Malaria-related deaths in sub-Saharan Africa in 2020 could be more than double those of 2019 if malaria-prevention activities are interrupted due to COVID-19, suggests a modelling study.
The malaria burden is heavily concentrated in sub-Saharan Africa, where COVID-19 cases are also rising. In response to the COVID-19 pandemic, countries in this region are implementing non-pharmaceutical measures to slow the transmission of the causative SARS-CoV-2 virus. The distribution of long-lasting insecticidal mosquito nets has had a major role in the control of malaria in sub-Saharan Africa, and many countries have net-distribution campaigns planned for 2020. However, it is unknown how COVID-19-related disruptions of these campaigns would impact the malaria disease burden.
Thomas Churcher and colleagues at the MRC Centre for Global Infectious Disease Analysis, Imperial College London, used COVID-19- and malaria-transmission models to estimate the impact of disrupting malaria-prevention initiatives and other essential health services under four different COVID-19 epidemic scenarios. They found that if malaria-prevention measures are stopped completely, the 2020 malaria burden could be more than double that of 2019. The authors showed that in Nigeria alone, reducing the malaria case management for six months and delaying the distribution of nets could result in an average of 81,000 additional deaths.
The authors note that managing these negative effects is possible. They argue that malaria-prevention activities – especially the distribution of mosquito nets – should be prioritised, along with access to antimalarial treatments, plus social distancing and the use of other non-pharmaceutical interventions to prevent the transmission of SARS-CoV-2.
The burden of malaria is heavily concentrated in sub-Saharan Africa (SSA) where cases and deaths associated with COVID-19 are rising1. In response, countries are implementing societal measures aimed at curtailing transmission of SARS-CoV-22,3. Despite these measures, the COVID-19 epidemic could still result in millions of deaths as local health facilities become overwhelmed4. Advances in malaria control this century have been largely due to distribution of long-lasting insecticidal nets (LLINs)5, with many SSA countries having planned campaigns for 2020. In the present study, we use COVID-19 and malaria transmission models to estimate the impact of disruption of malaria prevention activities and other core health services under four different COVID-19 epidemic scenarios. If activities are halted, the malaria burden in 2020 could be more than double that of 2019. In Nigeria alone, reducing case management for 6 months and delaying LLIN campaigns could result in 81,000 (44,000–119,000) additional deaths. Mitigating these negative impacts is achievable, and LLIN distributions in particular should be prioritized alongside access to antimalarial treatments to prevent substantial malaria epidemics.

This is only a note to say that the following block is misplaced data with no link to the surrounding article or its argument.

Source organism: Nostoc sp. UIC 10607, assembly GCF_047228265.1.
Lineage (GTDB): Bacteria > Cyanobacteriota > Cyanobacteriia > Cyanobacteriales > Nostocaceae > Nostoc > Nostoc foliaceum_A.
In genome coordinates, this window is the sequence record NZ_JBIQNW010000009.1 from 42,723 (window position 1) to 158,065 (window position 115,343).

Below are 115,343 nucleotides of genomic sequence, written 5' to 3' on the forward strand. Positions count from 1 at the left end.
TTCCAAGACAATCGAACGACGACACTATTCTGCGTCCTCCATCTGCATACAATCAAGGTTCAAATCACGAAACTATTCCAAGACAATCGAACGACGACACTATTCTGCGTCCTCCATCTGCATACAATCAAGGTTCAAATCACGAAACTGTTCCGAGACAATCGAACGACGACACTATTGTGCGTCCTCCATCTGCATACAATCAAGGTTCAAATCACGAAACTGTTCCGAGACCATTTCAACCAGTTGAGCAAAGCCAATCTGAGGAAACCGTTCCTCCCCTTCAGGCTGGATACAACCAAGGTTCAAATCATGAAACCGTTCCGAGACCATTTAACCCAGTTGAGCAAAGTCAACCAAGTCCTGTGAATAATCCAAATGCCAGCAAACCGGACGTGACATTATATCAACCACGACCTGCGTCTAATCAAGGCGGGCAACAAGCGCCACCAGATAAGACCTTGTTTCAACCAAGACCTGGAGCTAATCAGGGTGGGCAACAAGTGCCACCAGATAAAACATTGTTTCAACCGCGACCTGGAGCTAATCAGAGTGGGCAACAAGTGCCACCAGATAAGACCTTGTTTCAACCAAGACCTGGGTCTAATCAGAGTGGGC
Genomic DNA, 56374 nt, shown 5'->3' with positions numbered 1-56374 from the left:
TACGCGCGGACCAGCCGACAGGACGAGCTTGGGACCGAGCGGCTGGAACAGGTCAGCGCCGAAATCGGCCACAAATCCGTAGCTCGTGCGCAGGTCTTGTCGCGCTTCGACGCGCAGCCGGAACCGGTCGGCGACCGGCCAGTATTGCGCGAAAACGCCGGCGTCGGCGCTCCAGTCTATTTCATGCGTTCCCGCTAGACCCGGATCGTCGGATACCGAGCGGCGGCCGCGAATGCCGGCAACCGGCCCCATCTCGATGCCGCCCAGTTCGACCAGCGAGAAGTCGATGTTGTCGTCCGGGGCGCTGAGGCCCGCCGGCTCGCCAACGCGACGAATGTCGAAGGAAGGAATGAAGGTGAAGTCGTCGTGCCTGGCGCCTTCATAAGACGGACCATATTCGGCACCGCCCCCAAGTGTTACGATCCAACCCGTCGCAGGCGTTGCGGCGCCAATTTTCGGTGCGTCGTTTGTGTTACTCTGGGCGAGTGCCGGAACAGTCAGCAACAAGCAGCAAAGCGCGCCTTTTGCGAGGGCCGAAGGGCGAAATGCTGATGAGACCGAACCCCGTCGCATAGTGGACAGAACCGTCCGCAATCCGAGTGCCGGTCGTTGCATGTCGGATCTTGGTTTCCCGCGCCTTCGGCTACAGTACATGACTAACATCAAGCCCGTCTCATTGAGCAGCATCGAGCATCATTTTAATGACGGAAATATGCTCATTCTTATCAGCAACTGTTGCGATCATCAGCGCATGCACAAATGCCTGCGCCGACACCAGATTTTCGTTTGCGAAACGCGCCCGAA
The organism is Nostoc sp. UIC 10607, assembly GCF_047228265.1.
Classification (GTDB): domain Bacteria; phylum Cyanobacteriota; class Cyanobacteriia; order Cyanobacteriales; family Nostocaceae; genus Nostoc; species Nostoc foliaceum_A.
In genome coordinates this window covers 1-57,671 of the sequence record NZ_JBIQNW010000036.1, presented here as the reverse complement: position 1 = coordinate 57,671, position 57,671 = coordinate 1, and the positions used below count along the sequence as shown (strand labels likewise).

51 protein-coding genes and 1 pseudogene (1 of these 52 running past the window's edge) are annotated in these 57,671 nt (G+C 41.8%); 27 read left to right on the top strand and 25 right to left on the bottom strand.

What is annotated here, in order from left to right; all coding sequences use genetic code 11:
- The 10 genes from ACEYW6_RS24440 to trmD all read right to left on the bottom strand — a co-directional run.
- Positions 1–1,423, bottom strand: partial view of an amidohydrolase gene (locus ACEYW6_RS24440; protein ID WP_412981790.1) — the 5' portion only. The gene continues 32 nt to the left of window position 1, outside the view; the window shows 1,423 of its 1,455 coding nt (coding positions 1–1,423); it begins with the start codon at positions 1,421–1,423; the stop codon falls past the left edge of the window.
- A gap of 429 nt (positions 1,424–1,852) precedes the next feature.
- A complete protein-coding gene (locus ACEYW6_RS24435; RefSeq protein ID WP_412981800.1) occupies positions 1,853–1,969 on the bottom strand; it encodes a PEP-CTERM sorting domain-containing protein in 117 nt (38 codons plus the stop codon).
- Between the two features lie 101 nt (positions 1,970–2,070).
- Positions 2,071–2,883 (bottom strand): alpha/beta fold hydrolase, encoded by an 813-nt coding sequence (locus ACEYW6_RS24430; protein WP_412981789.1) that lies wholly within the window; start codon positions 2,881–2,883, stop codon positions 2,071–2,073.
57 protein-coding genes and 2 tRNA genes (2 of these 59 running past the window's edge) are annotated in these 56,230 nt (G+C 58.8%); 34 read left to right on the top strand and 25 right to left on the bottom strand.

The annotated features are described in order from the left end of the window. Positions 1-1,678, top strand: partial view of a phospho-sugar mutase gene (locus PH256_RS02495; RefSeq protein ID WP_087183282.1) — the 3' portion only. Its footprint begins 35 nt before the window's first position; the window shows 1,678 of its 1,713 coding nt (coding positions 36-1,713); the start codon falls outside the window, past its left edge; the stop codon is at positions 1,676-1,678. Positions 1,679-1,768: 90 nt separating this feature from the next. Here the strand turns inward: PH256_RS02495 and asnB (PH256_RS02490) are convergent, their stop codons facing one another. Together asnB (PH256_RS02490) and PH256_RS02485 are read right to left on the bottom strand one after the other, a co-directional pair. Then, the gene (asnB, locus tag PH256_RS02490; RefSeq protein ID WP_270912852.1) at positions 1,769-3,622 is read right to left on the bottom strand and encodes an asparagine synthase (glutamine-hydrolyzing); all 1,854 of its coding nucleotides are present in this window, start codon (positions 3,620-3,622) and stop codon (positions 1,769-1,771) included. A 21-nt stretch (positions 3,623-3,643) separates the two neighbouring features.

Ellie Sherrard-Smith, Alexandra B Hogan, Arran Hamlet, Oliver J Watson, Charlie Whittaker, Peter Winskill, Fatima Ali, Audu B Mohammad, Perpetua Uhomoibhi, Ibrahim Maikore, Nnenna Ogbulafor, Jamilu Nikau, Mara D Kont, Joseph D Challenger, Robert Verity, Ben Lambert, Matthew Cairns, Bhargavi Rao, Marc Baguelin, Lilith K Whittles, John A Lees, Sangeeta Bhatia, Edward S Knock, Lucy Okell, Hannah C Slater, Azra C Ghani, Patrick GT Walker, Okefu Oyale Okoko, Thomas S Churcher
Nature Medicine abstract